A briefing for the Middle East Forum on April 30, 2015.
The current Houthi uprising is but the latest phase in a prolonged internecine strife. Having long suffered discrimination and marginalization by the central government, this Zaidi Shiite group, about forty percent of Yemen’s population, capitalized on the massive upheavals sweeping across the region since 2011 to help topple President Ali Abdullah Saleh. In subsequent years the Houthis steadily extended their control throughout the country and by January 2015, with Tehran’s active aid and support, had unseated Saleh’s successor, Abd Rabbuh Mansur Hadi, dissolved parliament, and established a revolutionary committee in its place.
As the Houthis closed on the port town of Aden (where Hadi proclaimed a provisional government) in an attempt to seize control of the strategic navigation route via the Bab el-Mandeb strait, the Saudis rallied Yemeni Sunni tribes (albeit with little success); formed an international Sunni coalition that launched airstrikes against the Houthis; prevented Iranian planes from delivering weapons and military equipment to the rebels; and massed ground forces along their border with Yemen. As Tehran sent warships to the Gulf of Aden, tension reached a boiling point despite Riyadh’s attempt to defuse the crisis by announcing the cessation of military operations in favor of a political process. Further complicating the situation is al-Qaeda’s presence in the Arabian Peninsula as an implacable foe of both sides.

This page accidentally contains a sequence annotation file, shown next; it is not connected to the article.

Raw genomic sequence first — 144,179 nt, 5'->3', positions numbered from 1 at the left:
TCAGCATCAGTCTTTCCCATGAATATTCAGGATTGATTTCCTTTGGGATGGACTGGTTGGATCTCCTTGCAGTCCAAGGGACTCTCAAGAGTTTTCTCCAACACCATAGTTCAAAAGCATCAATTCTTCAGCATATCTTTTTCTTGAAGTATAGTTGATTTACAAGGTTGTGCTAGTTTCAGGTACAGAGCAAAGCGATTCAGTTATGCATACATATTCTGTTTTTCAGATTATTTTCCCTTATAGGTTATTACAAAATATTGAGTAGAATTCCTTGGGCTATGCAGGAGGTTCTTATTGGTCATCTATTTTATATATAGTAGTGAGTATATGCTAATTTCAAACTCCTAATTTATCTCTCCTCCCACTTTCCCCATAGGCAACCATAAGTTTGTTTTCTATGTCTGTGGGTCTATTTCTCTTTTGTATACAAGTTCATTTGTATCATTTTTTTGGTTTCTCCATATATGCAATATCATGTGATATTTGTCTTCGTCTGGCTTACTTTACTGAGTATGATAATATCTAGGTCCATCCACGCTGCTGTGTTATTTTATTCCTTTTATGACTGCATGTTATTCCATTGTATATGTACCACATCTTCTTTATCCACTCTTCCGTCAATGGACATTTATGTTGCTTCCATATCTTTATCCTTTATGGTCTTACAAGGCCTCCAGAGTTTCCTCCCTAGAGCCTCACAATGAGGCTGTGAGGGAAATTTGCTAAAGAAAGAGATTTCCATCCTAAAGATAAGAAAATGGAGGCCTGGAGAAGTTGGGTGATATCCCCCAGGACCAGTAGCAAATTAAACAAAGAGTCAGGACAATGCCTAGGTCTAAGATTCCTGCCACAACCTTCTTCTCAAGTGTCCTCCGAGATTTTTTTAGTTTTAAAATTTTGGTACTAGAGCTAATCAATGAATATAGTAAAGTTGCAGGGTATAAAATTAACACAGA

The Yemen civil war has engendered a massive humanitarian crisis and political chaos that we are not going to see dissipate anytime soon. With Tehran exploiting America’s aloofness to make inroads into this strategically-located country, and Riyadh vying to prevent another Arab state from falling under the Iranian aegis, would-be successor entities are being formed along sectarian lines in Yemen. The Obama administration’s pending nuclear agreement with Iran and the effective collapse of the sanctions regime are certain to whet Tehran’s expansionist appetite still further.
Summary account by Marilyn Stern, Middle East Forum fellow